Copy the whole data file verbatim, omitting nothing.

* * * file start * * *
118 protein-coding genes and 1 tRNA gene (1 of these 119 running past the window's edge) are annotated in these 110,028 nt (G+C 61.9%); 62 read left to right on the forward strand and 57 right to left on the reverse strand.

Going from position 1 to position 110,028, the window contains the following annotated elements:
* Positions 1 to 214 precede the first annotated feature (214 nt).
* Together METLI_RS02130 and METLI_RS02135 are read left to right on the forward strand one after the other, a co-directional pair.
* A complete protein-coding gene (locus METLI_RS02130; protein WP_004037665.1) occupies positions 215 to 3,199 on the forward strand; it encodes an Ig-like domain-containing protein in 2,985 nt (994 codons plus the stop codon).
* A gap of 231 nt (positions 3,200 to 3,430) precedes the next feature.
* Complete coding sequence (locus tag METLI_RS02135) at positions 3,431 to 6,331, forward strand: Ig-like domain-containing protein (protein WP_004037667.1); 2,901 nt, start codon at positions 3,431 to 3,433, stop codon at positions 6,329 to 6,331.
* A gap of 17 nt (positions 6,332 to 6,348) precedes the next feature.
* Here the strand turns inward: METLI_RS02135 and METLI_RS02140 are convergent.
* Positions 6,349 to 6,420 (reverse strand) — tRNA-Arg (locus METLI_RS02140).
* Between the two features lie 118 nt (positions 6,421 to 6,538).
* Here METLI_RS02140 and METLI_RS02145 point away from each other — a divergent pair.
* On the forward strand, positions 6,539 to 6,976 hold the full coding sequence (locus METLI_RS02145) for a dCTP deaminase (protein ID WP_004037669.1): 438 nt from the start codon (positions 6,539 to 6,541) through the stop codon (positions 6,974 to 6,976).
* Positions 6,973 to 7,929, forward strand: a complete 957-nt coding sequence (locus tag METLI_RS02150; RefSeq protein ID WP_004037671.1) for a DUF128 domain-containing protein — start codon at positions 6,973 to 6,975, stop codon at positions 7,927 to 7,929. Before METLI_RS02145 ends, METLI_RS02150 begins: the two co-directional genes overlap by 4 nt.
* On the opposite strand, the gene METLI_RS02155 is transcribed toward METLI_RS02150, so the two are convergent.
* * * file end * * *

118 protein-coding genes and 1 tRNA gene (1 of these 119 running past the window's edge) are annotated in these 110,028 nt (G+C 61.9%); 62 read left to right on the forward strand and 57 right to left on the reverse strand.

Going from position 1 to position 110,028, the window contains the following annotated elements:
* Positions 1 to 214 precede the first annotated feature (214 nt).
* Together METLI_RS02130 and METLI_RS02135 are read left to right on the forward strand one after the other, a co-directional pair.
* A complete protein-coding gene (locus METLI_RS02130; protein WP_004037665.1) occupies positions 215 to 3,199 on the forward strand; it encodes an Ig-like domain-containing protein in 2,985 nt (994 codons plus the stop codon).
* A gap of 231 nt (positions 3,200 to 3,430) precedes the next feature.
* Complete coding sequence (locus tag METLI_RS02135) at positions 3,431 to 6,331, forward strand: Ig-like domain-containing protein (protein WP_004037667.1); 2,901 nt, start codon at positions 3,431 to 3,433, stop codon at positions 6,329 to 6,331.
* A gap of 17 nt (positions 6,332 to 6,348) precedes the next feature.
* Here the strand turns inward: METLI_RS02135 and METLI_RS02140 are convergent.
* Positions 6,349 to 6,420 (reverse strand) — tRNA-Arg (locus METLI_RS02140).
* Between the two features lie 118 nt (positions 6,421 to 6,538).
* Here METLI_RS02140 and METLI_RS02145 point away from each other — a divergent pair.
* On the forward strand, positions 6,539 to 6,976 hold the full coding sequence (locus METLI_RS02145) for a dCTP deaminase (protein ID WP_004037669.1): 438 nt from the start codon (positions 6,539 to 6,541) through the stop codon (positions 6,974 to 6,976).
* Positions 6,973 to 7,929, forward strand: a complete 957-nt coding sequence (locus tag METLI_RS02150; RefSeq protein ID WP_004037671.1) for a DUF128 domain-containing protein — start codon at positions 6,973 to 6,975, stop codon at positions 7,927 to 7,929. Before METLI_RS02145 ends, METLI_RS02150 begins: the two co-directional genes overlap by 4 nt.
* On the opposite strand, the gene METLI_RS02155 is transcribed toward METLI_RS02150, so the two are convergent.